Scholar Selected – Yelyzaveta from Donetsk, Ukraine

29/April/2019: Today I’m proud to announce that Yelyzaveta “Liza” Radionova is the recipient of the UWCSEA scholarship resulting from the 2018 Three Peak Challenge mountaineering expedition and fundraising campaign!fullsizeoutput_850fullsizeoutput_845fullsizeoutput_84f

Liza and her family left Donetsk in the summer of 2014 ahead of the advancing military campaign and the subsequent violence. She has completed her high school in Ukraine and is currently studying at the Ukrainian Leadership Academy in Kiev.

Liza believes a UWCSEA education will help her see the World through the eyes of others – a philosophy I can agree with strongly. She will start at UWCSEA in August 2019.

Check back here for updates on the Pik Lenin expedition with Luuk Carmaker UWCSEA ’20 shortly!


Cotopaxi 5,897m – Living up to its Active Status

23 March 2019: Together with rockstar Ecuadorian/Chilean guide Gustavo Cevallos (ASEGUIM) and expedition partner Mahua, we summited Cotopaxi at 07:10. With the altitude gain required, the standard wake up at Refugio Jose Rivas 4,850m is at 23:00 the previous night, and we set off at 00:20.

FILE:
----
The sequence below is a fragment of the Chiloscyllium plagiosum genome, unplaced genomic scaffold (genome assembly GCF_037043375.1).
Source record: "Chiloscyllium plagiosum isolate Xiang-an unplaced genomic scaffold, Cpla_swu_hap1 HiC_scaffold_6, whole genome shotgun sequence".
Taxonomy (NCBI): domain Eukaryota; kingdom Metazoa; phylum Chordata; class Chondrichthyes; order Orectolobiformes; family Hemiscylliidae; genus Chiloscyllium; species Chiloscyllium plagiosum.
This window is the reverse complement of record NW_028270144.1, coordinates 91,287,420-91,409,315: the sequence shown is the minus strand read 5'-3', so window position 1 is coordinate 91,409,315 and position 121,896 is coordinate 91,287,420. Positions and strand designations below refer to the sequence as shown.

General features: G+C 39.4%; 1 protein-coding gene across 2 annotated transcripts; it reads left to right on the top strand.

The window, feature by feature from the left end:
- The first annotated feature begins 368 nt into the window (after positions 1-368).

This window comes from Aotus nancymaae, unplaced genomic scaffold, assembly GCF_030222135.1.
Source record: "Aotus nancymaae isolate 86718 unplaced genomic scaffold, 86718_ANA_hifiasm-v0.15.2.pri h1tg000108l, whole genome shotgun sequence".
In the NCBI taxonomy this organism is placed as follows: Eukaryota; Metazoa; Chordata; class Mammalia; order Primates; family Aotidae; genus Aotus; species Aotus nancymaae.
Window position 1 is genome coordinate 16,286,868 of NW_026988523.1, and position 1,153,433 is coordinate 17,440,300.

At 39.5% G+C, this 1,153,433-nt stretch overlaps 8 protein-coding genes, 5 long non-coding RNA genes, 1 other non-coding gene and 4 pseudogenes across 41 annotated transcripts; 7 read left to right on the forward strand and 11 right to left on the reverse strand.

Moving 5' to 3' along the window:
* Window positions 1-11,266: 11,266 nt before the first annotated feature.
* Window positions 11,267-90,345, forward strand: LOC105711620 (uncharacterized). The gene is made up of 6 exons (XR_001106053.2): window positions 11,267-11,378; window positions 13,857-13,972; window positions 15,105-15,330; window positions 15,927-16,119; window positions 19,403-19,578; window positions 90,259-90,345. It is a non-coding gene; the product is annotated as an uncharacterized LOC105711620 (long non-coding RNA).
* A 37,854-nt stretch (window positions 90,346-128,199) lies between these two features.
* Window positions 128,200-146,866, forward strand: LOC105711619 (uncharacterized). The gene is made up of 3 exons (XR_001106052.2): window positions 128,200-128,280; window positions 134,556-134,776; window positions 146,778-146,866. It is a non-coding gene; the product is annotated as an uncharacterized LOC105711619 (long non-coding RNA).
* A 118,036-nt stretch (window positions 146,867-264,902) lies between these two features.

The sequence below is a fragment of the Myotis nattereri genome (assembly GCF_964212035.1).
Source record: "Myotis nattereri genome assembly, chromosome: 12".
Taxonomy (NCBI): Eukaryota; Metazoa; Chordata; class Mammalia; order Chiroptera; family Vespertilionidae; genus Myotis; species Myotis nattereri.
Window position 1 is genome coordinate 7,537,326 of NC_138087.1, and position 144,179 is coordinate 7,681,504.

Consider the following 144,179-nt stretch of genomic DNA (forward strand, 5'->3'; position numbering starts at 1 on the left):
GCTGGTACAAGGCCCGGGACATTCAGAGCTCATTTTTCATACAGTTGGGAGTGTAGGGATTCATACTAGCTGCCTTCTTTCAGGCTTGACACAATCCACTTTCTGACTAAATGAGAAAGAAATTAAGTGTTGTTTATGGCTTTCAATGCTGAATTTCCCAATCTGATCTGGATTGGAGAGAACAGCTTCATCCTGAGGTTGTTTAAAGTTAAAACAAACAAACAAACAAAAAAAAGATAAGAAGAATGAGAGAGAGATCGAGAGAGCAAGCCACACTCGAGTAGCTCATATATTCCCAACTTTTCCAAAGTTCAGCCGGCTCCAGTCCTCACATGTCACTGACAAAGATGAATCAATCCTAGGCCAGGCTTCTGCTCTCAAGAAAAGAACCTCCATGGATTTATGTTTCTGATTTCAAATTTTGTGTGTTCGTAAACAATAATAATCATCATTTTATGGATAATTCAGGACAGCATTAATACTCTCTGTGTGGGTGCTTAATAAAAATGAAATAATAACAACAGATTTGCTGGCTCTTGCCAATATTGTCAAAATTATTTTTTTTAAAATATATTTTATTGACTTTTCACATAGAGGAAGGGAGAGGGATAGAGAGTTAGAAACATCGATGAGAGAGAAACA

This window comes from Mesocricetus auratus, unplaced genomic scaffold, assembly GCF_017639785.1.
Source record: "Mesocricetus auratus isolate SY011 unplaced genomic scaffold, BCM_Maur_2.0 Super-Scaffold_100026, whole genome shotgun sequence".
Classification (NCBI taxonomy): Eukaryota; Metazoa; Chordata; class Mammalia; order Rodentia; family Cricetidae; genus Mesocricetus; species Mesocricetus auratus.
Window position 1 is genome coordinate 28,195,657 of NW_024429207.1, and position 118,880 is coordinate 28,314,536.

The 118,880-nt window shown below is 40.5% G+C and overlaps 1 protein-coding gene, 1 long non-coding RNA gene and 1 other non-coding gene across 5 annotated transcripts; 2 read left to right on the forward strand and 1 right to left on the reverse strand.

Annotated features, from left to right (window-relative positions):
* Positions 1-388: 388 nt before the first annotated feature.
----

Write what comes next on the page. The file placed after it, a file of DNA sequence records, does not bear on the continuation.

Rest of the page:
The night time ascent is about 1/3 gravel slog and 2/3 moderate glacier, in part made more challenging by the fresh snow which had delayed us by 24 hours. “Gus” insisted on strict adherence to crampon technique, in order to reduce fatigue and allow summiting around sunrise.


In the end, we did not miss a gorgeous sunrise due to cloud cover, and the choking presence of sulfur fumes from the crater, which made us all cough and decide to descend fairly quickly, reaching the Refugio in two hours.



Cotopaxi certainly sets the tone for adventures at higher altitudes, and Pik Lenin plans are shaping up well for August! Keep your eyes on this blog for the UWCSEA scholarship campaign for this climb, and thank you for your support!